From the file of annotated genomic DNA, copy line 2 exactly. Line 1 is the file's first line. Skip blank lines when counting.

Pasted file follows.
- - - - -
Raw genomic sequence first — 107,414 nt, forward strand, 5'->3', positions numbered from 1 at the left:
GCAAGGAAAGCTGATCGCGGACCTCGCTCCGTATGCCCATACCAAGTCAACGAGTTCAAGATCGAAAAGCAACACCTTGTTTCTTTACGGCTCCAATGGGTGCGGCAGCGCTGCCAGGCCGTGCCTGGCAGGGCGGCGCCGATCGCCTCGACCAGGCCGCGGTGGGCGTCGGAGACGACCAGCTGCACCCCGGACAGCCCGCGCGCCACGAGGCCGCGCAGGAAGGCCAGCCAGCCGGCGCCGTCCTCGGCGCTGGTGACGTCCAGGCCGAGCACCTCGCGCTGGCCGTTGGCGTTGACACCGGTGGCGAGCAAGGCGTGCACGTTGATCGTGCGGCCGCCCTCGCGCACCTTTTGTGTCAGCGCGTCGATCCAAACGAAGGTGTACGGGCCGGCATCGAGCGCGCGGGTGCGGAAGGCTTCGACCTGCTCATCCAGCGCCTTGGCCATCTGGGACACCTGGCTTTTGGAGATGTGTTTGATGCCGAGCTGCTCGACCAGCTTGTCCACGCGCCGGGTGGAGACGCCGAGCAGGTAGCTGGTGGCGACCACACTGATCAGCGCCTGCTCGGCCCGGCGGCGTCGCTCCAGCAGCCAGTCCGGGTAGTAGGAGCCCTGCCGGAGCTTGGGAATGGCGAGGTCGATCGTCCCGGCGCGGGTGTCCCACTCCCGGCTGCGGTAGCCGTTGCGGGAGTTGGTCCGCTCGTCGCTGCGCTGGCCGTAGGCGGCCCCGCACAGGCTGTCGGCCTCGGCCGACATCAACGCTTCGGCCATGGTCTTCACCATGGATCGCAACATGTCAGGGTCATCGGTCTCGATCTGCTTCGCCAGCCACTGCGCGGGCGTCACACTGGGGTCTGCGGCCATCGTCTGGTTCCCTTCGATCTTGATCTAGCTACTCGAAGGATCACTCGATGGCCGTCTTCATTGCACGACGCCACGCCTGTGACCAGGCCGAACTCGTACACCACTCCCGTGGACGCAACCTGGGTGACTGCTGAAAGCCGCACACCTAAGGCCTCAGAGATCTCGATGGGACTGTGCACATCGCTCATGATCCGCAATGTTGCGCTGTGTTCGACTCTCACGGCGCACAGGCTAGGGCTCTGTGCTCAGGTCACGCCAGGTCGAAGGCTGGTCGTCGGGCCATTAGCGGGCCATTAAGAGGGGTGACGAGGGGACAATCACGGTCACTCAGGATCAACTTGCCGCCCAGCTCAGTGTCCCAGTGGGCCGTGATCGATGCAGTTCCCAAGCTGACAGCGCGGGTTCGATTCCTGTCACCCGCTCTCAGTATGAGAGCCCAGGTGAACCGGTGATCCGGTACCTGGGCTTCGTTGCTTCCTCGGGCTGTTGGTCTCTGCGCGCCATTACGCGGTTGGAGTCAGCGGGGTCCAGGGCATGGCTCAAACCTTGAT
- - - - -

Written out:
GCAAGGAAAGCTGATCGCGGACCTCGCTCCGTATGCCCATACCAAGTCAACGAGTTCAAGATCGAAAAGCAACACCTTGTTTCTTTACGGCTCCAATGGGTGCGGCAGCGCTGCCAGGCCGTGCCTGGCAGGGCGGCGCCGATCGCCTCGACCAGGCCGCGGTGGGCGTCGGAGACGACCAGCTGCACCCCGGACAGCCCGCGCGCCACGAGGCCGCGCAGGAAGGCCAGCCAGCCGGCGCCGTCCTCGGCGCTGGTGACGTCCAGGCCGAGCACCTCGCGCTGGCCGTTGGCGTTGACACCGGTGGCGAGCAAGGCGTGCACGTTGATCGTGCGGCCGCCCTCGCGCACCTTTTGTGTCAGCGCGTCGATCCAAACGAAGGTGTACGGGCCGGCATCGAGCGCGCGGGTGCGGAAGGCTTCGACCTGCTCATCCAGCGCCTTGGCCATCTGGGACACCTGGCTTTTGGAGATGTGTTTGATGCCGAGCTGCTCGACCAGCTTGTCCACGCGCCGGGTGGAGACGCCGAGCAGGTAGCTGGTGGCGACCACACTGATCAGCGCCTGCTCGGCCCGGCGGCGTCGCTCCAGCAGCCAGTCCGGGTAGTAGGAGCCCTGCCGGAGCTTGGGAATGGCGAGGTCGATCGTCCCGGCGCGGGTGTCCCACTCCCGGCTGCGGTAGCCGTTGCGGGAGTTGGTCCGCTCGTCGCTGCGCTGGCCGTAGGCGGCCCCGCACAGGCTGTCGGCCTCGGCCGACATCAACGCTTCGGCCATGGTCTTCACCATGGATCGCAACATGTCAGGGTCATCGGTCTCGATCTGCTTCGCCAGCCACTGCGCGGGCGTCACACTGGGGTCTGCGGCCATCGTCTGGTTCCCTTCGATCTTGATCTAGCTACTCGAAGGATCACTCGATGGCCGTCTTCATTGCACGACGCCACGCCTGTGACCAGGCCGAACTCGTACACCACTCCCGTGGACGCAACCTGGGTGACTGCTGAAAGCCGCACACCTAAGGCCTCAGAGATCTCGATGGGACTGTGCACATCGCTCATGATCCGCAATGTTGCGCTGTGTTCGACTCTCACGGCGCACAGGCTAGGGCTCTGTGCTCAGGTCACGCCAGGTCGAAGGCTGGTCGTCGGGCCATTAGCGGGCCATTAAGAGGGGTGACGAGGGGACAATCACGGTCACTCAGGATCAACTTGCCGCCCAGCTCAGTGTCCCAGTGGGCCGTGATCGATGCAGTTCCCAAGCTGACAGCGCGGGTTCGATTCCTGTCACCCGCTCTCAGTATGAGAGCCCAGGTGAACCGGTGATCCGGTACCTGGGCTTCGTTGCTTCCTCGGGCTGTTGGTCTCTGCGCGCCATTACGCGGTTGGAGTCAGCGGGGTCCAGGGCATGGCTCAAACCTTGAT